The intention here is to be able to demonstrate to a court, tribunal or other third-party reviewer that the investigator took all reasonable steps to include the respondent and their point of view in the investigation. 

No presumptions or assumptions can be made about the evidence used to determine the substantiation of allegations, if a respondent does not participate in the investigation process. 

how can a respondent be encouraged to participate?

Although some respondents simply will not cooperate, investigators should provide a raft of different options to encourage respondents to meaningfully engage in the process.  

These options include:

  • Encouraging respondents to provide written responses to a series of questions. This is likely to work best for the respondents who are nervous about incriminating themselves during interviews, or otherwise concerned about the investigative process itself. 
  • Reassuring respondents that, despite the allegations facing them, they are entitled to both confidentiality and the assurance of procedural fairness. This may alleviate the concerns of some respondents who feel that they may not be offered a fair right of response.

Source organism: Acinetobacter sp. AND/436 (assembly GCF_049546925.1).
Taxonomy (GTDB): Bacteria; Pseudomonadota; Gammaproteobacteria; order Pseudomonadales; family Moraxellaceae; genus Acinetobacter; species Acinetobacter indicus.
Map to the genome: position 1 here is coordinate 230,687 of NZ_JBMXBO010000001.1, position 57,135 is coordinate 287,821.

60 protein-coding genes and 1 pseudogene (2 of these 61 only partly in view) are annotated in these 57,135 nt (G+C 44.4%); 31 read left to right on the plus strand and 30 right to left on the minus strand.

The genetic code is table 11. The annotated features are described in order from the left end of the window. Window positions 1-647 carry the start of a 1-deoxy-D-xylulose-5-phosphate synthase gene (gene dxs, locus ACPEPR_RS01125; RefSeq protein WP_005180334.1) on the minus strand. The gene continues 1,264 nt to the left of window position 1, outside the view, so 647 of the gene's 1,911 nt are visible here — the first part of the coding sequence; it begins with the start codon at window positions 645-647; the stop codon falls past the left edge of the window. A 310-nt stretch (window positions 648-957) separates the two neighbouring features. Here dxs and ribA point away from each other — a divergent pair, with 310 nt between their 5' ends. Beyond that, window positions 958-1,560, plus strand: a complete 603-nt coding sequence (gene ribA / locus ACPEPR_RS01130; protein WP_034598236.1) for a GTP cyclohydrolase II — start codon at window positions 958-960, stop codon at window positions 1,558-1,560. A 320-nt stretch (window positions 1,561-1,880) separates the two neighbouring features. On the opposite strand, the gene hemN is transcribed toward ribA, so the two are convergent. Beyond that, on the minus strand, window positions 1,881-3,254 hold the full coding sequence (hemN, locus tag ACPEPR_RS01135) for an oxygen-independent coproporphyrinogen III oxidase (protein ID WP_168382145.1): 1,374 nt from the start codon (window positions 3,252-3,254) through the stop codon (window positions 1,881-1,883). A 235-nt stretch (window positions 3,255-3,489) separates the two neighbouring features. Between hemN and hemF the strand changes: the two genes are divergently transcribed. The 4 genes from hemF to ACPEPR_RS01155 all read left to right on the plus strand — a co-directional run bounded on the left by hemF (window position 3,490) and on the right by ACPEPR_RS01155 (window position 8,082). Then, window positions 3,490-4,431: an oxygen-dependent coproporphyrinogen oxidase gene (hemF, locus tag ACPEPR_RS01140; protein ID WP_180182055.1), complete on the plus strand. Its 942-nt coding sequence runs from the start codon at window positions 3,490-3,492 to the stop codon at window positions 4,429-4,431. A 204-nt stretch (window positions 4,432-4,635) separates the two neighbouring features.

• Reminding a respondent of the entitlement to have a support person present during an interview if required. 
  • Reassuring a respondent that there is an opportunity to provide comment, feedback, additional information and/or evidence on any findings if considered necessary for clarification. 
  • In certain circumstances, it may be best to advise respondents that external investigators have been engaged to facilitate the investigative process. This is likely to be most appropriate in situations where the allegations are particularly serious, or where there is some concern that an internal investigative process may not be completed objectively. For example, if the other parties involved in the investigation are in senior positions or are close to the investigators.  

For more detailed information on conducting interviews, you can purchase a copy of our book, Investigative Interviewing: A Guide for Workplace Investigators. If you're conducting a workplace investigation and need assistance, contact WISE Workplace today.